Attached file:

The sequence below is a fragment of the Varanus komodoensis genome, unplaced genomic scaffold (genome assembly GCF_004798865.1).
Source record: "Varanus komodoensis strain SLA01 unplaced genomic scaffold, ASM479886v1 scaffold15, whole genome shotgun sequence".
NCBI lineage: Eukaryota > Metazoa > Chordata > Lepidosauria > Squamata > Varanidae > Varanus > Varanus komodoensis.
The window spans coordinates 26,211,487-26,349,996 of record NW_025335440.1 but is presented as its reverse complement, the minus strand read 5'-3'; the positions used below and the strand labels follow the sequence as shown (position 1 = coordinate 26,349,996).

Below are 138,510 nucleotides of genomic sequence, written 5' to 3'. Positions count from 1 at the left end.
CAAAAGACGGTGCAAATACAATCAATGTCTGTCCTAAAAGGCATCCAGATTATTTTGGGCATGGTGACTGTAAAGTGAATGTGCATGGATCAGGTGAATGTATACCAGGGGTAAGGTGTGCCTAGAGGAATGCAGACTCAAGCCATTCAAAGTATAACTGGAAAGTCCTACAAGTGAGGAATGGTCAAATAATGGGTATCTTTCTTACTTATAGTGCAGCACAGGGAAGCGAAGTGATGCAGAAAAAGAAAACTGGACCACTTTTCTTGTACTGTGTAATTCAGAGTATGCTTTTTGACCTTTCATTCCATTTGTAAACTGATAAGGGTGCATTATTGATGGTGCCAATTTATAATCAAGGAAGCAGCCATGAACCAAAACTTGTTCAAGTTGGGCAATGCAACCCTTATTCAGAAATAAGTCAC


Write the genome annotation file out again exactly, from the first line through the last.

The sequence below is a fragment of the Varanus komodoensis genome, unplaced genomic scaffold (genome assembly GCF_004798865.1).
Source record: "Varanus komodoensis strain SLA01 unplaced genomic scaffold, ASM479886v1 scaffold15, whole genome shotgun sequence".
NCBI lineage: Eukaryota > Metazoa > Chordata > Lepidosauria > Squamata > Varanidae > Varanus > Varanus komodoensis.
The window spans coordinates 26,211,487-26,349,996 of record NW_025335440.1 but is presented as its reverse complement, the minus strand read 5'-3'; the positions used below and the strand labels follow the sequence as shown (position 1 = coordinate 26,349,996).

Below are 138,510 nucleotides of genomic sequence, written 5' to 3'. Positions count from 1 at the left end.
CAAAAGACGGTGCAAATACAATCAATGTCTGTCCTAAAAGGCATCCAGATTATTTTGGGCATGGTGACTGTAAAGTGAATGTGCATGGATCAGGTGAATGTATACCAGGGGTAAGGTGTGCCTAGAGGAATGCAGACTCAAGCCATTCAAAGTATAACTGGAAAGTCCTACAAGTGAGGAATGGTCAAATAATGGGTATCTTTCTTACTTATAGTGCAGCACAGGGAAGCGAAGTGATGCAGAAAAAGAAAACTGGACCACTTTTCTTGTACTGTGTAATTCAGAGTATGCTTTTTGACCTTTCATTCCATTTGTAAACTGATAAGGGTGCATTATTGATGGTGCCAATTTATAATCAAGGAAGCAGCCATGAACCAAAACTTGTTCAAGTTGGGCAATGCAACCCTTATTCAGAAATAAGTCAC